On the appointed day Sir Henry Baskerville and Dr Mortimer were at the station. Sherlock Holmes and I soon joined them there.
"I do not ask you to make your own theories, Watson," said Holmes, taking me aside. "I only beg you to report all the possible facts to me."
"What sort of facts?" I asked.
"Everything that has the smallest connection with this case — and especially the relations between Sir Henry and his neighbours.
If you hear of any new details connected with the death of Sir Charles, let me know. And study the people who live on the moor near Baskerville Hall — the Barrymores, Dr Mortimer, the naturalist Stapleton and his sister, Mr Frankland and one or two other neighbours."
"I will do my best."
"You are armed, I suppose?"
"Yes, I thought it necessary."
"Certainly. Never be off your guard. Keep your revolver near you night and day."
"I will, my dear friend. Don't worry."
"By the way, Sir Henry," said Holmes, turning to young Baskerville who was talking to Dr Mortimer, "Have you found your black boot?"
"No, Mr Holmes, it has disappeared."
"That is very interesting. Well, good-bye," he added as the train began to move, "and remember, Sir Henry, don't walk on the moor alone when it's dark."
When we reached Devonshire Sir Henry, who was looking out of the window, seemed happy to see the land where he had spent his childhood. The train stopped at a small station and we got out.
A carriage with a pair of horses was waiting for us.
It was a quiet, pleasant spot and I was surprised to see two soldiers by the station gate.
They looked keenly at the passers-by. The coachman greeted Sir Henry and soon the carriage was rolling swiftly along the road. On the top of a hill there stood another soldier.
He was watching the road. The coachman turned in his seat.
"A convict had escaped from the prison of Princetown and is hiding on the moor.
The man is a dangerous murderer, and the soldiers watch every road and every station, but they have not yet found him."
Somewhere there, on the bare and dark moor, this terrible man was hiding like a beast in a hole.
This made the wild and sad place seem still wilder and sadder.
Soon the road turned sharply and the wide, silent moor came in sight.
A few minutes later the carriage stopped before a large dark house with two high narrow towers.
"Welcome to Baskerville Hall, Sir Henry," said a tall man with a black beard opening the door of the carriage. It was Barrymore, the butler. His wife approached and helped him to take down the luggage.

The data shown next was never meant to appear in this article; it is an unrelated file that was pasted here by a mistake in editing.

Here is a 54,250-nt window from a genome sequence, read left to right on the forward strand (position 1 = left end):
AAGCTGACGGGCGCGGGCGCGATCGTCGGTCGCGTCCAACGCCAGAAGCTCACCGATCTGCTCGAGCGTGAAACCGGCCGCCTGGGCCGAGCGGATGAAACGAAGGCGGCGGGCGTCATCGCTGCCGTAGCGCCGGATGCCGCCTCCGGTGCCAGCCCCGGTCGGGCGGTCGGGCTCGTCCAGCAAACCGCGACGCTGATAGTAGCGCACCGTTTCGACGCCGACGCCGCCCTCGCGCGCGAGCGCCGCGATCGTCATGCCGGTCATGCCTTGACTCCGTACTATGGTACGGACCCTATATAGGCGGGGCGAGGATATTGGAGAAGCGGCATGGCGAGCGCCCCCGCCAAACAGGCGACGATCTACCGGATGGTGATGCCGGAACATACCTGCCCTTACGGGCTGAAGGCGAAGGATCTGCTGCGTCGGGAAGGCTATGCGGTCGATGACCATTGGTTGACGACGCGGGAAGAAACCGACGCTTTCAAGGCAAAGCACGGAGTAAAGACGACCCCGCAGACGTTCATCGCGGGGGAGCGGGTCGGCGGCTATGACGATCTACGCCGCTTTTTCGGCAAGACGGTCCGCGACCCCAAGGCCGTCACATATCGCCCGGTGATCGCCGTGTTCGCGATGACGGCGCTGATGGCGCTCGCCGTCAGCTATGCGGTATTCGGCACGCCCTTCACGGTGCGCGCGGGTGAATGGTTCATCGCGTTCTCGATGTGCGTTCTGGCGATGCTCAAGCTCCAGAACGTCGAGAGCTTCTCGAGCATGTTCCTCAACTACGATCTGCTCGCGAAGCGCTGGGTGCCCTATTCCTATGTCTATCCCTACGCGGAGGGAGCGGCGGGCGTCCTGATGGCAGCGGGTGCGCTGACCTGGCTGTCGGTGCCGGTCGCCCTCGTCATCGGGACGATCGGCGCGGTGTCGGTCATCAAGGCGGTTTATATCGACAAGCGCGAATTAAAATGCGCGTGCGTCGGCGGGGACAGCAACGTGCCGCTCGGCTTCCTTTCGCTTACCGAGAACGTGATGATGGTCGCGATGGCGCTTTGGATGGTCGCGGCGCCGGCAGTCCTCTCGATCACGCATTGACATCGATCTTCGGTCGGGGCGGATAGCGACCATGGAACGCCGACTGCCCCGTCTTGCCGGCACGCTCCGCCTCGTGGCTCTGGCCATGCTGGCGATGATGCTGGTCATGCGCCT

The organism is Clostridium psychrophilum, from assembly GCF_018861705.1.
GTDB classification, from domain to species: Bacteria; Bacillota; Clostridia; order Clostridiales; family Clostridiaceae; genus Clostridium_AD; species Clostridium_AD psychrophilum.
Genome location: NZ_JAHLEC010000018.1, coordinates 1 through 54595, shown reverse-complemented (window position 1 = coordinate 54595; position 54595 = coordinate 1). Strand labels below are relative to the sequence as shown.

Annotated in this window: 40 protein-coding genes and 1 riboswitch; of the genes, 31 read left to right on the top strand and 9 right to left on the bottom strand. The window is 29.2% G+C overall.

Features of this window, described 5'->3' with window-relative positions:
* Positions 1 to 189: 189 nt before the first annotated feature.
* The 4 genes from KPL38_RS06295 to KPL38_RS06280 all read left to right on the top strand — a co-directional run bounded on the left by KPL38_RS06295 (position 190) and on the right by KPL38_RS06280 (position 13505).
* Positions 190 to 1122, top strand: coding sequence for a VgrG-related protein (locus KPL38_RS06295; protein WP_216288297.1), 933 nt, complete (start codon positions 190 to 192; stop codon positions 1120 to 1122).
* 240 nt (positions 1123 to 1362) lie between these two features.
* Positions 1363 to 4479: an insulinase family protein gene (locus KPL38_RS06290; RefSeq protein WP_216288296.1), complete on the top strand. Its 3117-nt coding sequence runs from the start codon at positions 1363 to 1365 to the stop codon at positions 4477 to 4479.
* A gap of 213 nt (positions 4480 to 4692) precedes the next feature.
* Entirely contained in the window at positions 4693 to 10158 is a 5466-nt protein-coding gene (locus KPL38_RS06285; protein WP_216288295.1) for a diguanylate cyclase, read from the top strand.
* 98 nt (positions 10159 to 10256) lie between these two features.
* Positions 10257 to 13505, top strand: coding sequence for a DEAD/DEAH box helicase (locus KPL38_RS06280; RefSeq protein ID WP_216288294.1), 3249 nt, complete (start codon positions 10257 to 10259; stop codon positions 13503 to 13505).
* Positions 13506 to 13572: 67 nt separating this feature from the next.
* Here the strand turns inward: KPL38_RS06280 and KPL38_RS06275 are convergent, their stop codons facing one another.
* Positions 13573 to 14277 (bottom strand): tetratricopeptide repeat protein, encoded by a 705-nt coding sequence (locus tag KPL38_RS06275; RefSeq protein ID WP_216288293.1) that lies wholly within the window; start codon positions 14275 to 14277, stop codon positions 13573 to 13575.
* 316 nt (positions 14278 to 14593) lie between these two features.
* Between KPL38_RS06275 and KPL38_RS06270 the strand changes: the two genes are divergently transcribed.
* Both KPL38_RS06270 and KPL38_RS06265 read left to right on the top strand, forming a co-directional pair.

Dr Mortimer refused to stay for dinner saying that his wife was expecting him.
We entered the hall. It was a very fine hall, large, high, with a great old-fashioned fireplace. Barrymore and his wife had taken the luggage up to the bedrooms.
The butler approached Sir Henry. "Will you have dinner now, sir?" he asked.
"Is it ready?"
"Yes, sir. I should like to tell you at once that my wife and I will be happy to serve you for some time, but then we should like to go."
"But why?" Sir Henry asked in surprise.
"You see, sir, the death of Sir Charles has made this house very unpleasant to us."
"Well, we'll speak about this later. Now show us the dining-room. My friend and I are hungry after our journey."
A few minutes later we were seated at the dinner table. The room was a dark and gloomy place.
There was a long line of old family portraits on the wall and their silent company was not pleasant.
We talked little and when dinner was over we were happy to go to the modern billiard-room and smoke a cigarette.
"It isn't a very cheerful place," said Sir Henry. "I'm not surprised that my poor uncle was nervous in such a gloomy house. But let's go to bed early tonight and perhaps in the morning we'll feel more cheerful."
Before going to bed I opened the window and looked out. In the cold light of the moon I could see the melancholy moor. Everything was silent around.
I was very tired, yet I could not sleep. Far away a clock struck twelve.
Suddenly the stillness of the night was broken by an unexpected sound.
It was the sobbing of a woman. I sat up in bed and listened. The woman was sobbing not far away, certainly in the house. The sound stopped as suddenly as it had begun.
For half an hour I waited to hear the sound again, but all was still.